Professor of African & African-American Studies and Dance
Dance Panelist, 2013
Thomas F. DeFrantz founded and directs SLIPPAGE: Performance|Culture|Technology, a multidisciplinary research collective that explores connections between performance and emergent technology in the service of theatrical storytelling. Recently, DeFrantz presented “Performing Black,” a performance lecture for “This & That: Day of Walking, Talking, and Watching,” part of the PLATFORM 2012: Parallels series at Danspace Project, New York. Other creative work includes Queer Theory! An Academic Travesty, commissioned by the Theater Offensive of Boston and the Flynn Center for the Arts. He co-convenes the working group Black Performance Theory as well as the international group Choreography and Corporeality of the International Federation for Theatre Research. He is currently president of the Society of Dance History Scholars. A prolific author, his books include Dancing Many Drums: Excavations in African American Dance, winner of the CHOICE Award for Outstanding Academic Publication and the American Society for Theater Research Errol Hill Award; and Dancing Revelations: Alvin Ailey’s Embodiment of African American Culture. DeFrantz teaches in dance and African and African-American Studies at Duke University. He served as a Center dance panelist in 2013.
Acclaimed French choreographer and experimental dancer Boris Charmatz visited Philadelphia for a residency and public presentation of his performance piece for 24 dancers, Levée des conflits (Suspension of conflicts), at Drexel’s Mandell Theater, co-presented by FringeArts, in combination with a series of interpretive programs.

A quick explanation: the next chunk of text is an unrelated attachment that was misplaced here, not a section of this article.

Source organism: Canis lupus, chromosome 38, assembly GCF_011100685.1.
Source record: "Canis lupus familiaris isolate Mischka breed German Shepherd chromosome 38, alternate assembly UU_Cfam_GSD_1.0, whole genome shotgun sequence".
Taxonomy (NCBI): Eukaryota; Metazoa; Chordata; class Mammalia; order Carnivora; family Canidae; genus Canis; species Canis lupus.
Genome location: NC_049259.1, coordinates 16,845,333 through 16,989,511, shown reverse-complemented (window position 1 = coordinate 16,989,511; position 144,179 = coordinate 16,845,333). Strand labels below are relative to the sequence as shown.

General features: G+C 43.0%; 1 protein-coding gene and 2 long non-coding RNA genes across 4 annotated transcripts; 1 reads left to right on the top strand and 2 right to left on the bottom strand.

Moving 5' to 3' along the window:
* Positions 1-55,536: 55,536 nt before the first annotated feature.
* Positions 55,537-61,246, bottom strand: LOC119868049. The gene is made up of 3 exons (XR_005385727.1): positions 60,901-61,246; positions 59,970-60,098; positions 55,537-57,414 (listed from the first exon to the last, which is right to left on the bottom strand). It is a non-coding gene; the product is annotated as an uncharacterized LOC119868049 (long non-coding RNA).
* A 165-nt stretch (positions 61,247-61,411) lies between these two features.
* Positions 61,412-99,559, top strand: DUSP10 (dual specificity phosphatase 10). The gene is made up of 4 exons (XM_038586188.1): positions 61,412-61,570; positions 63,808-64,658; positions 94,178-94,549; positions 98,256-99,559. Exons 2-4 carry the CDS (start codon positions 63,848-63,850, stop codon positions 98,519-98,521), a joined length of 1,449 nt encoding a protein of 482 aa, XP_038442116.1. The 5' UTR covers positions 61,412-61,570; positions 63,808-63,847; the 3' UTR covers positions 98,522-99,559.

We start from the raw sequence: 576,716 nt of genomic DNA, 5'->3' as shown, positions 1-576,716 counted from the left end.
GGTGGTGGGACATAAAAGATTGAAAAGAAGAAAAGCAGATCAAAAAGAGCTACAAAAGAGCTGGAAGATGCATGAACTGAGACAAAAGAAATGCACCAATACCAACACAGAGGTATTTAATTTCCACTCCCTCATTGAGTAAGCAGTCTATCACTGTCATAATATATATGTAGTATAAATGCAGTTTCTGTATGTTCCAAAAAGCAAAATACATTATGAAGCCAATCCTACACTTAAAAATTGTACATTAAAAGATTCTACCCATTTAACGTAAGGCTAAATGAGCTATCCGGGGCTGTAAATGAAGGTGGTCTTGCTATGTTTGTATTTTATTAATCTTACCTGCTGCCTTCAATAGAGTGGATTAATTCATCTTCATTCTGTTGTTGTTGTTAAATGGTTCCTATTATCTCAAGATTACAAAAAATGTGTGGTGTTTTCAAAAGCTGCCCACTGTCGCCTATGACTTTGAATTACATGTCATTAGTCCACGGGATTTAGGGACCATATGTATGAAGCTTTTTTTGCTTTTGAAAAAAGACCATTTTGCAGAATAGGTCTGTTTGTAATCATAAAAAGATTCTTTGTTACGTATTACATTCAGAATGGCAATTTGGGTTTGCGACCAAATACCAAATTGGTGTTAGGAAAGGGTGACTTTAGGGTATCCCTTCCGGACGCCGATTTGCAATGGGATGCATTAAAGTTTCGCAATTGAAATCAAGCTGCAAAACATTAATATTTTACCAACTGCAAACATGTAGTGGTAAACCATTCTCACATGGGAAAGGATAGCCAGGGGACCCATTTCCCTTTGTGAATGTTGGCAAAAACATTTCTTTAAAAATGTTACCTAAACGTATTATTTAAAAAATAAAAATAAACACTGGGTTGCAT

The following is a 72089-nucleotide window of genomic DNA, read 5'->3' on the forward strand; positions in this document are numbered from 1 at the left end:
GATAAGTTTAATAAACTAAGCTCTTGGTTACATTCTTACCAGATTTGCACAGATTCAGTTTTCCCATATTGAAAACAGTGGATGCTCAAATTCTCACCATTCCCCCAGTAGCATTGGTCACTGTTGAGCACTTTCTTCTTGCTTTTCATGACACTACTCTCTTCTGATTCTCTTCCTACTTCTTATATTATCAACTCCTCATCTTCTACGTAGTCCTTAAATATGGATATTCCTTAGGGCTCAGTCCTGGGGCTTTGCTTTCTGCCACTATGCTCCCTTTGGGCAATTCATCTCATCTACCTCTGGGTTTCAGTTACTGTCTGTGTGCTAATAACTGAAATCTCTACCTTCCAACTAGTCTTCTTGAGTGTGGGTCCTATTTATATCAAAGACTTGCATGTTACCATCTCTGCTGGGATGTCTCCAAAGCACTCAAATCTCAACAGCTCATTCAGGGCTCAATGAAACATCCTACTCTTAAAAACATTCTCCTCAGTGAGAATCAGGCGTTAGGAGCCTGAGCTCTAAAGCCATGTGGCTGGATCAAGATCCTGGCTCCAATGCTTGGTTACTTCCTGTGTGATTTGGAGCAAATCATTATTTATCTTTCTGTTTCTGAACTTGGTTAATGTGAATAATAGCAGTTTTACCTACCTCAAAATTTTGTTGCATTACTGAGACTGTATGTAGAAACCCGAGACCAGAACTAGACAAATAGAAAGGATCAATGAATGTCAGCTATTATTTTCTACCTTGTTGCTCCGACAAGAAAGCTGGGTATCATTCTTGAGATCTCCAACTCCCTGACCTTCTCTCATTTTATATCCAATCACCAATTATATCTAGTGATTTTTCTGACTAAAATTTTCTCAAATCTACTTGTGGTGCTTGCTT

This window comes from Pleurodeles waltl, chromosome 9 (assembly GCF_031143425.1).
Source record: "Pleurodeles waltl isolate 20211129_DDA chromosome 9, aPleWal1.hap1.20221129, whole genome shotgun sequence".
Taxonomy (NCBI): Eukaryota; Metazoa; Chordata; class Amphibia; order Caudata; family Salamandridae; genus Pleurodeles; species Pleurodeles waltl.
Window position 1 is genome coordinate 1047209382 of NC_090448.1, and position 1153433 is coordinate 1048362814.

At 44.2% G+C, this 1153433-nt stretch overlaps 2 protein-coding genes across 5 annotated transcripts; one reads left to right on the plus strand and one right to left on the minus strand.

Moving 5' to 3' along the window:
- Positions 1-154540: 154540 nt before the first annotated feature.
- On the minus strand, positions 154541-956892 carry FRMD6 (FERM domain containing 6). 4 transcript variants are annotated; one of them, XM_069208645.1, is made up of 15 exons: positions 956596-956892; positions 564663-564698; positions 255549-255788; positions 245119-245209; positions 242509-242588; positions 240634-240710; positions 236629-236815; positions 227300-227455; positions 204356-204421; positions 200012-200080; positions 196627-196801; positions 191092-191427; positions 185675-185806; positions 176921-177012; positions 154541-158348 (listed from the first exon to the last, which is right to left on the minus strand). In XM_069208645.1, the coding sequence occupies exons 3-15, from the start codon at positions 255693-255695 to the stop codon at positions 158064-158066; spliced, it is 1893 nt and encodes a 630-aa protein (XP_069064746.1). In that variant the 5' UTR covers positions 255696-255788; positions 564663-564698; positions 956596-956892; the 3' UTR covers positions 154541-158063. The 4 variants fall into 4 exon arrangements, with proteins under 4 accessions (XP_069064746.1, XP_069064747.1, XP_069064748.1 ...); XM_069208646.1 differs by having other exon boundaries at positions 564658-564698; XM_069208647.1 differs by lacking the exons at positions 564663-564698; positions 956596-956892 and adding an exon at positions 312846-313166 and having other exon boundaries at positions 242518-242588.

A former member of the Trisha Brown Dance Company, Lisa Kraus has worked extensively as a performer, choreographer, teacher, and writer locally, nationally, and abroad.
Five Pew Fellows have been awarded artist residencies in 2014, part of the ongoing partnership between The Pew Center for Arts & Heritage, the Alliance of Artists Communities, and four North American artist residency programs.
Directing My Dancers/Directing Myself allowed Nichole Canuso to reevaluate her choreographic practice, mentoring under U.K.-based dancer Wendy Houstoun.
Dance ethnologist and anthropologist Toni Shapiro-Phim traces the legacy of Cambodian dancer and teacher Pen Sokhuon against a backdrop of historical and political changes in Cambodia.
Dancer Megan Bridge gives an insider’s perspective on performing Lucinda Childs’ work at the soft opening of the new FringeArts space.
Pew Fellow Nami Yamamoto’s cut-paper installations reflect the hundreds of natural and man-made objects she consistently collects, serving as visual resources and inspirations for her practice.
Lecoq-trained theater artist Mary Tuomanen devises work using storytelling tools like acrobatics, clown, mask, mime, scenography, and spatial composition.
As a presenting arts organization, the Painted Bride offers a wide range of work in music, dance, spoken word, and theater.
Bo Bartlett is a painter and a 1993 Pew Fellow.
Known for its high energy performances, Koresh Dance Company was founded in 1991 by Israeli-born choreographer Ronen Koresh.
Preservation of the Paul Robeson House interpreted the legacy of the African American artist and Civil Rights activist.